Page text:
How to Get Rid of Credit Card Debt

While talking about the retirement plan, financial advisers mostly focus on how much you need to save. But you should know, that to cut your debt is not any less important, especially your mortgage and credit cards. And in order to get out of debt you need to:

1. Evaluate Your Debt
The first thing you should start with is figuring out how much debt you have to deal with. So, take a piece of paper, and put down all of your debts. This includes credit cards, charge cards, mortgages, home equity loans, car loans, personal loans, medical bills and any other debts that you’ve got. Beside each debt, include in this list the associated interest rate and minimum monthly payment. Now, count up all of your entries, and you see a true picture of your current debt load.

2. Make a Budget
A carefully thought out budget will help you to get out and stay out of debt. Be honest with yourself about your spending habits and you’ll receive a much more realistic picture. Make a list of your usual monthly expenses (do not forget about fun things, hobbies and entertainment) and calculate how much you make per month including all forms of your income. And then create a budget that will minimize the usage of credit cards, cash-only is your goal.

3. Reduce Your Spending
In order to get money for debt repayment you will have to cut your spending. Look for some ways to lower your phone and electronic bills, auto and homeowner’s insurance and all your other bills. In such way, you’ll able to use your savings directly for your debts and enjoy the fact, that you’re on the right way to a debt-free life.

4. Begin Saving
While getting out of debt, the avoiding new debt is important as well as paying off debt. So, it’s very important for you to be prepared for some unexpected expenses – such as medical bills or car repairs – that could make you start spending with your credit card again. Assess how much it may cost you and put that sum aside. You should understand that fact that building up your emergency fund may take a lot of time. So, even $20 a month will help, just do not worry if that’s all you can afford.

5. Struggle With Your Debt
Now, when you have finished with all of the previous steps, it is the right time to start struggling with your debt. Apply the money you’ve saved with your new budget to your debt. Keep this way until all your debts will gone. Of course, it may take a while, but if you adhere to this plan you’ll become a happier, stronger and debt-free person.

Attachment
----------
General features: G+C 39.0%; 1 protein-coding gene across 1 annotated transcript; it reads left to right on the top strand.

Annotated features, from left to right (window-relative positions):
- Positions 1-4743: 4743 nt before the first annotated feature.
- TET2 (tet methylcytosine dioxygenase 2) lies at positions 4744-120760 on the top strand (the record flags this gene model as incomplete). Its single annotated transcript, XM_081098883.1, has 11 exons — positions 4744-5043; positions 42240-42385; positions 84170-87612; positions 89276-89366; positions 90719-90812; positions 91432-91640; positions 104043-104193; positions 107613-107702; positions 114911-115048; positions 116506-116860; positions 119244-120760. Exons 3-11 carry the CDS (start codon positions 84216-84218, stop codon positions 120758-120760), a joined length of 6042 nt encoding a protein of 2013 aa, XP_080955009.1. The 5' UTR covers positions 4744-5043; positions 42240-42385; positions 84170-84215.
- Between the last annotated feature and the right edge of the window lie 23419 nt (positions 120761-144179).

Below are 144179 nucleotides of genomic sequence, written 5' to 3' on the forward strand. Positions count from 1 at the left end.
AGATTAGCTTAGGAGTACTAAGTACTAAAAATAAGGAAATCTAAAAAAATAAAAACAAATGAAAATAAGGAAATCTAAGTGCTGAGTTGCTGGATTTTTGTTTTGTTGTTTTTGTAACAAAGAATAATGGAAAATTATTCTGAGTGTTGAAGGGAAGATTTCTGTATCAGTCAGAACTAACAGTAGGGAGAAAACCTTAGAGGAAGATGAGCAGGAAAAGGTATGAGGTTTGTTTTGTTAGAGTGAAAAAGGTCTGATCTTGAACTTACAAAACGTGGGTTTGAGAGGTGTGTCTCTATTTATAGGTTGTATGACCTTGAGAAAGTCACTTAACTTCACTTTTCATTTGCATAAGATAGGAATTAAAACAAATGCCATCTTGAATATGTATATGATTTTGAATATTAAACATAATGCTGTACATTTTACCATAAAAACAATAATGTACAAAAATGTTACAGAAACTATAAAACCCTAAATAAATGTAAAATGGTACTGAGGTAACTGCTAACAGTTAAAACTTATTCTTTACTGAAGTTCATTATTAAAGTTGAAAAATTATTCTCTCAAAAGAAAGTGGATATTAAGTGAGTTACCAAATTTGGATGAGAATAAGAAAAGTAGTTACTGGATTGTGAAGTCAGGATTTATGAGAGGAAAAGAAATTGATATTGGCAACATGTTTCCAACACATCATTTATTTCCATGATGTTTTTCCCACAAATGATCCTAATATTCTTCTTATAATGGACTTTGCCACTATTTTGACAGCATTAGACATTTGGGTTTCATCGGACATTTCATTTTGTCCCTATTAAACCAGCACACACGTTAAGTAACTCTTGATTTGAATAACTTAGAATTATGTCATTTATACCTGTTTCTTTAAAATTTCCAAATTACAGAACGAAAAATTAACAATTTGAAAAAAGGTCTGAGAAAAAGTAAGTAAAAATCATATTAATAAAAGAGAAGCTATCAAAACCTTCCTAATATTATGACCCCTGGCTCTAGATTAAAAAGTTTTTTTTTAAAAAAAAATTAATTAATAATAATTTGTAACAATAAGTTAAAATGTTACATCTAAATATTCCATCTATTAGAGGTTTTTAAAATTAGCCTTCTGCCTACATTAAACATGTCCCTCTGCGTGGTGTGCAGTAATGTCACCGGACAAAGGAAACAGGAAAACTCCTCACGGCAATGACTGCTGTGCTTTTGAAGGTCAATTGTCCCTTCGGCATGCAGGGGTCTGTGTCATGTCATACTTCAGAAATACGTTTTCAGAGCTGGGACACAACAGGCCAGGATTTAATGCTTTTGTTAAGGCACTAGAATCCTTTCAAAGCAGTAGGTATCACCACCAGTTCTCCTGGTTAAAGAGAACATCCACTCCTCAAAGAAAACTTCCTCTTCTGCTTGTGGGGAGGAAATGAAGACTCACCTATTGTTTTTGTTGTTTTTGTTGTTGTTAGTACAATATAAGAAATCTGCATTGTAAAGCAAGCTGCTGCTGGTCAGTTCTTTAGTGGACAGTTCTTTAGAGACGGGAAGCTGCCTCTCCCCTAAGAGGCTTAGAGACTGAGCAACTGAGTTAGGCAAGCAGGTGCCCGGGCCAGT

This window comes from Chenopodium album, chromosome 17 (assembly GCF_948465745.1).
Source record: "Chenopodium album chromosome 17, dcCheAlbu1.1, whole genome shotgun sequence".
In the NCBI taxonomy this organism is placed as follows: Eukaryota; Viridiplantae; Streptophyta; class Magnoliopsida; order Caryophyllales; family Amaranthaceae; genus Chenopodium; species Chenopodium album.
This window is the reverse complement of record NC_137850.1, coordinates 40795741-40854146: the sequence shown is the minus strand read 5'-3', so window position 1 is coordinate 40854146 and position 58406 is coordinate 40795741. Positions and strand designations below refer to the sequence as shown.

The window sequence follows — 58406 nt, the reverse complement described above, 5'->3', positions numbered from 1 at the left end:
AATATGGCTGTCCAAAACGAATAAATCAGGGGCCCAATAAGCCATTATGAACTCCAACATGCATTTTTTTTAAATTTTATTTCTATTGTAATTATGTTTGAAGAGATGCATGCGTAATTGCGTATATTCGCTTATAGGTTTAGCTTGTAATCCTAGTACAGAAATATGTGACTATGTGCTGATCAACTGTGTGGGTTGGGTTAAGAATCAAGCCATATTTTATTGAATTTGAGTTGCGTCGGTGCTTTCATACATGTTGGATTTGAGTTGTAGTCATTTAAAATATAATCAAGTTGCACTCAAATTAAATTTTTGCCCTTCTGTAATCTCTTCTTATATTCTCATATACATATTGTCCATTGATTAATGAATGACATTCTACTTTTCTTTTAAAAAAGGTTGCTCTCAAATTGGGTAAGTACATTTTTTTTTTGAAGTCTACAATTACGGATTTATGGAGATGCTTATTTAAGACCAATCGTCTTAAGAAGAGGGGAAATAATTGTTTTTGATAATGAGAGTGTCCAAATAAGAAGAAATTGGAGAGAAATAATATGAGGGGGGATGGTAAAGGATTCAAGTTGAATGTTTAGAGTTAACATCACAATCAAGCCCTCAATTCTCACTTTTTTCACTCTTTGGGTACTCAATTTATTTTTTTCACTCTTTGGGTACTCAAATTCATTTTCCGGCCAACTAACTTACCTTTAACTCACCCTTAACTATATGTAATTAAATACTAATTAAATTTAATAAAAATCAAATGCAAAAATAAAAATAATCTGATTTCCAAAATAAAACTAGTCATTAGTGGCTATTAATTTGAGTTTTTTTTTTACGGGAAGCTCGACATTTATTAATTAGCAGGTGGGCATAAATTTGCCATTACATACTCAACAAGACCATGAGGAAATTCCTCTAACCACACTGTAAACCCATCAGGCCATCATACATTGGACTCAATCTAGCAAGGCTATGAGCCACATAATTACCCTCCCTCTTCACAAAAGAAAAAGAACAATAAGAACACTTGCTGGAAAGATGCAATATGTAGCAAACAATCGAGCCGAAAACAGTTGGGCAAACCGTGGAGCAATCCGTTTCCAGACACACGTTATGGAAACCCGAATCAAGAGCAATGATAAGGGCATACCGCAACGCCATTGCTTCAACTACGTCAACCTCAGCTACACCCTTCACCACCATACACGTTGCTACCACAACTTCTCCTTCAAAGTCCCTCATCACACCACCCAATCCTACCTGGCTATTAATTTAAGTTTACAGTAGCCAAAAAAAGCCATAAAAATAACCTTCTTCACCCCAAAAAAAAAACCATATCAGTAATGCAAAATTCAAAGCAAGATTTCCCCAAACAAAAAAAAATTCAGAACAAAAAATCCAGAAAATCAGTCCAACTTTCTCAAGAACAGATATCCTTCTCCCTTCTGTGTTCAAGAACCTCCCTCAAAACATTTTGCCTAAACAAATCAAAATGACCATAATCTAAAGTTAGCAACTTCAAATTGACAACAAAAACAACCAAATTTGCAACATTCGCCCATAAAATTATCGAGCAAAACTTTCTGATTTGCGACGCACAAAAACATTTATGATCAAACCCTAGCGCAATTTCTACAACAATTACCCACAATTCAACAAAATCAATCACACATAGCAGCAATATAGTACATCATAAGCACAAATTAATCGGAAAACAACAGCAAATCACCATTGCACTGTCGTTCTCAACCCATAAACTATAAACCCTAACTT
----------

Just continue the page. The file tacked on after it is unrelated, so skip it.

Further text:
How to Avoid Credit Card Fees

 

Credit card distributors always advertise handsome promotional rates just to allure potential cardholders. If you want to become a new cardholder, you must watch out for credit card fees. Although they offer the lowest of interest rates, the credit card company will definitely be getting back at you by embedding extra fees. How to avoid paying them more than what you owe?

Many people just rush into applying to get a credit card without even being aware of all of the accumulated costs. Almost all credit cards come with some hidden fees and unknown charges; and you should always pay extra attention to them before applying.

Almost all cases, all of these fees and extra charges will not even be noticed until it is too late. And you easily end up paying thousands in the end without even realizing it.

Here are some tips to help guide you in avoiding excess credit card fees:

Pay the bill ahead of time

Never wait until you’re the due date arrives before settling payment. Pay off all the necessary charges as soon as you got cash to do it. It is required that all credit card issuers provide at least 28 days grace period.

Try to sign up for an automatic payment facility especially if you are prone to forgetting monthly due dates. This very ideal for people who have multiple credit cards and those who are managing many types of credit lines like car loans, mortgage, and personal loans.

Request for waive

In some cases, wherein an emergency could not be avoided, at the same time you will not be able to make your payment on time, try to call the credit card company immediately and request them to waive some late payment fees and promise to make your next month’s payment on time. In addition, if your records prove that you have become a very reliable client, chances are, you may be granted that wish, thus avoiding additional credit card fees.

Do not go over the credit limit

It is obvious that exceeding your credit limit will automatically cost you extra fees on your bill. Always check your credit account to assure that all the charges are accurate. Before making a large purchase using a credit card, be sure that you have enough credit left. And always keep your credit card spending to just a minimal portion.

Don’t borrow cash from your card